When it reaches the top, work will begin on the clock, the roof, the interiors and the brick and stonework.



Police stepped up their investigation Monday into the bombing of a packed London Underground train during rush hour after officers made a second arrest in their probe.

The bomb went off on Friday's morning in a crowded carriage and although the device is thought to have malfunctioned, it still wounded 30 people. Britain downgraded on Sunday the nation's terrorism threat from its highest level following the arrest.

It was the country's fifth terror attack in six months, a series that has claimed 35 lives.

Police said earlier Sunday that a 21-year-old man, who has not been identified, was detained late Saturday in Hounslow, on the western rim of the capital.

"The Joint Terrorist Analysis Centre, which reviews the threat level that the UK is under, have decided to lower that level from critical to severe," interior minister Amber Rudd said in a televised statement.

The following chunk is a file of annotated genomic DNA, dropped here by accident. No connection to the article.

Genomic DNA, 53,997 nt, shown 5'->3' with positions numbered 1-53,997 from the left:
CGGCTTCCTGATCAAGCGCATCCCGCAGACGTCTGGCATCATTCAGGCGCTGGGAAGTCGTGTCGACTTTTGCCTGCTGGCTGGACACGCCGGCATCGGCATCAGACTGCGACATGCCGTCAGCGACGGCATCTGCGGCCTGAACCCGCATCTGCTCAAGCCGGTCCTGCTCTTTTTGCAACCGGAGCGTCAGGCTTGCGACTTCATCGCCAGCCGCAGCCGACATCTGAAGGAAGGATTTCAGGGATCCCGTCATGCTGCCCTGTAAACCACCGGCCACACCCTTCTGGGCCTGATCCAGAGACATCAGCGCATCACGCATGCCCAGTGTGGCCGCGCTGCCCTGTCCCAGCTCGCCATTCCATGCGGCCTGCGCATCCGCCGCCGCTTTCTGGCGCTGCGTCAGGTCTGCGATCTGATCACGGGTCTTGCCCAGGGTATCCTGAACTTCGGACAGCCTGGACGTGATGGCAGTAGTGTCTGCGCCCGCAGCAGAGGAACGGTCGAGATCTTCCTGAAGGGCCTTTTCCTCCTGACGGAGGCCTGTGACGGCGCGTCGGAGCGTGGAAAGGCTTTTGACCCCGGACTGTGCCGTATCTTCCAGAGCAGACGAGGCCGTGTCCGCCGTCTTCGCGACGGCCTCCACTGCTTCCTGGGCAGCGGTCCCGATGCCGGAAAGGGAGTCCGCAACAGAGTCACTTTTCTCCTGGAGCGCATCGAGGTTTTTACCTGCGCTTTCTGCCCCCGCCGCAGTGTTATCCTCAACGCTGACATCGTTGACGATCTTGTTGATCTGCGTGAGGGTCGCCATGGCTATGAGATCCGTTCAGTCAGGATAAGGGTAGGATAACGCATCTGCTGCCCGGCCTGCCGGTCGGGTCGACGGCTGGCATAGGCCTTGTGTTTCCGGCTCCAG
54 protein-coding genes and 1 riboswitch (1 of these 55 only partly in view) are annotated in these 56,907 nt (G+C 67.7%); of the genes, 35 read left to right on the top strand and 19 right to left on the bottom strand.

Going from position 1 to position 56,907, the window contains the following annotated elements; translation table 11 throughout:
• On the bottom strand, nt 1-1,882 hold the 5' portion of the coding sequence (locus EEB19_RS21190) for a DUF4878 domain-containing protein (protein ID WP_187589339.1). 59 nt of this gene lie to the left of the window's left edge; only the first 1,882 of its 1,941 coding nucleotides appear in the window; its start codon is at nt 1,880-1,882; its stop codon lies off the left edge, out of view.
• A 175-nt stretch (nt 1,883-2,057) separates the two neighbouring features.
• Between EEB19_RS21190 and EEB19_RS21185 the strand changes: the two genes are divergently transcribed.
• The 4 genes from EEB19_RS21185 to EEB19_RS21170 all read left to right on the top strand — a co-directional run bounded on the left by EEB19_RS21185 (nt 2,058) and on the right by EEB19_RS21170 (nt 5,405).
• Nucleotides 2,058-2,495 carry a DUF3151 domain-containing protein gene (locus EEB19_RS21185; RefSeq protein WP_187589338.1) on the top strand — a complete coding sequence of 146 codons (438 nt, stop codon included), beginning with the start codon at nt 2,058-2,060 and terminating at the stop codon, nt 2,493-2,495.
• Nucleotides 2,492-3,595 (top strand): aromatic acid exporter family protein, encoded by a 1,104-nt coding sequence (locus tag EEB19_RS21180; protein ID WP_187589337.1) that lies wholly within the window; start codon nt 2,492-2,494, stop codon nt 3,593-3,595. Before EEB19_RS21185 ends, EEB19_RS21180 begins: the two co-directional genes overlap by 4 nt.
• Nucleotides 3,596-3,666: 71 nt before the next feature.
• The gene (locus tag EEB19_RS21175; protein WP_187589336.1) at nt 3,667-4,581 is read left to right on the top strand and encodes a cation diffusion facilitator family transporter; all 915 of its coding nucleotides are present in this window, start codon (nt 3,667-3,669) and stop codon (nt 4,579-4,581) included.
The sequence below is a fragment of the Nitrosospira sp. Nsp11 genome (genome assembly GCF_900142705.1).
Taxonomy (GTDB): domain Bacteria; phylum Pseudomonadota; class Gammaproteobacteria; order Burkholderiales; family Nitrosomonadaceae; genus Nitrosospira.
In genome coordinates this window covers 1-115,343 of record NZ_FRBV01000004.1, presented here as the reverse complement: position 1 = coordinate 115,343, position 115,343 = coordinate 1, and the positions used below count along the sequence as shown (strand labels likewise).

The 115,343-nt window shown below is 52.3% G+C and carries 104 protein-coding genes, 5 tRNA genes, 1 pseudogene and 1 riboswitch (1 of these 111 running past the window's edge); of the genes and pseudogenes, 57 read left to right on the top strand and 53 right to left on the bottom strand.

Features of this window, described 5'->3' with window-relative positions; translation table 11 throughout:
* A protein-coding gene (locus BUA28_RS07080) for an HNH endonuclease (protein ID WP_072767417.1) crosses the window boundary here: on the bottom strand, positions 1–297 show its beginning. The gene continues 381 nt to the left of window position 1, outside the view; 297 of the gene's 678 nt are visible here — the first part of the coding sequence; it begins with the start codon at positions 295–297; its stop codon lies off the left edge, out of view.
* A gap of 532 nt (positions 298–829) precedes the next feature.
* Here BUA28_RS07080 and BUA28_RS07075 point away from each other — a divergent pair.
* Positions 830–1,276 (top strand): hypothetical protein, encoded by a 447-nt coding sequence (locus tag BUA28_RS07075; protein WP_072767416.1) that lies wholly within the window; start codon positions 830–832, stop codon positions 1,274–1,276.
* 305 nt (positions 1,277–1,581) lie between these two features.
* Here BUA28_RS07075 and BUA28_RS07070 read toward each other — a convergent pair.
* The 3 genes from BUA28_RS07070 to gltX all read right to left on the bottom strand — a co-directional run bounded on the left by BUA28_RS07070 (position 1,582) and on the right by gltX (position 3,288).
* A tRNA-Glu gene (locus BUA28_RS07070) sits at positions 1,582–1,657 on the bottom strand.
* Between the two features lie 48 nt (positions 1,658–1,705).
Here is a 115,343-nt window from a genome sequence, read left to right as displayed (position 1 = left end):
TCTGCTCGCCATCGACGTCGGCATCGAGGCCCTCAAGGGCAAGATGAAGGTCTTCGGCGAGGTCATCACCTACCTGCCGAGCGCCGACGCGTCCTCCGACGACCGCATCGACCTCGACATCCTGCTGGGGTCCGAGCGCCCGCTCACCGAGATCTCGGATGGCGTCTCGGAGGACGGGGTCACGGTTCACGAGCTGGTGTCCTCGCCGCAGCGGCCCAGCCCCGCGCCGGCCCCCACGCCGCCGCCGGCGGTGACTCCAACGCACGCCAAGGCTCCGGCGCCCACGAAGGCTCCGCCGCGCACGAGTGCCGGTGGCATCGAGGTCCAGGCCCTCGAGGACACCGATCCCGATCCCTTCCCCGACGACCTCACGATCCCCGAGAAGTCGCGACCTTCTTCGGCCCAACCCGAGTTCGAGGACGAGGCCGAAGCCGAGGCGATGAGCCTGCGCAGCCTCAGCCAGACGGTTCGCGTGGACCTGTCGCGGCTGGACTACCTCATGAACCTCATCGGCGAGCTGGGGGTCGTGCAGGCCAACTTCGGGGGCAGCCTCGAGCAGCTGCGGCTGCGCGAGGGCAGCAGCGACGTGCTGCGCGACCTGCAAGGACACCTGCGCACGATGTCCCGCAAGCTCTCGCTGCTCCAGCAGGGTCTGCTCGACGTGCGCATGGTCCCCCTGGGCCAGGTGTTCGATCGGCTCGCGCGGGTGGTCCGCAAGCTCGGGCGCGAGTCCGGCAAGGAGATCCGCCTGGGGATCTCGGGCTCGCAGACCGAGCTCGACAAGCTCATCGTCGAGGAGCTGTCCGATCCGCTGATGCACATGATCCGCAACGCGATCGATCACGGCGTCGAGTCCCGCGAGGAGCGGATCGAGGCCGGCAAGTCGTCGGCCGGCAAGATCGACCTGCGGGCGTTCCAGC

Five years on from the 2012 Olympics, the area of London where they were held has a new train station, a luxury shopping centre and vast green spaces.

A swathe of post-industrial land in Stratford, east London, was given a new life but for local residents, the reality is a lot less perfect.

Penny Bernstock, an expert in housing and regeneration at the University of East London, said there were now "two worlds that co-exist" -- the old, poor, Stratford and a new, wealthy one.

But Hugh Robertson, Britain's sports minister at the time of the Games, told AFP the legacy of 2012 is clear: "The area around Stratford has been completely transformed."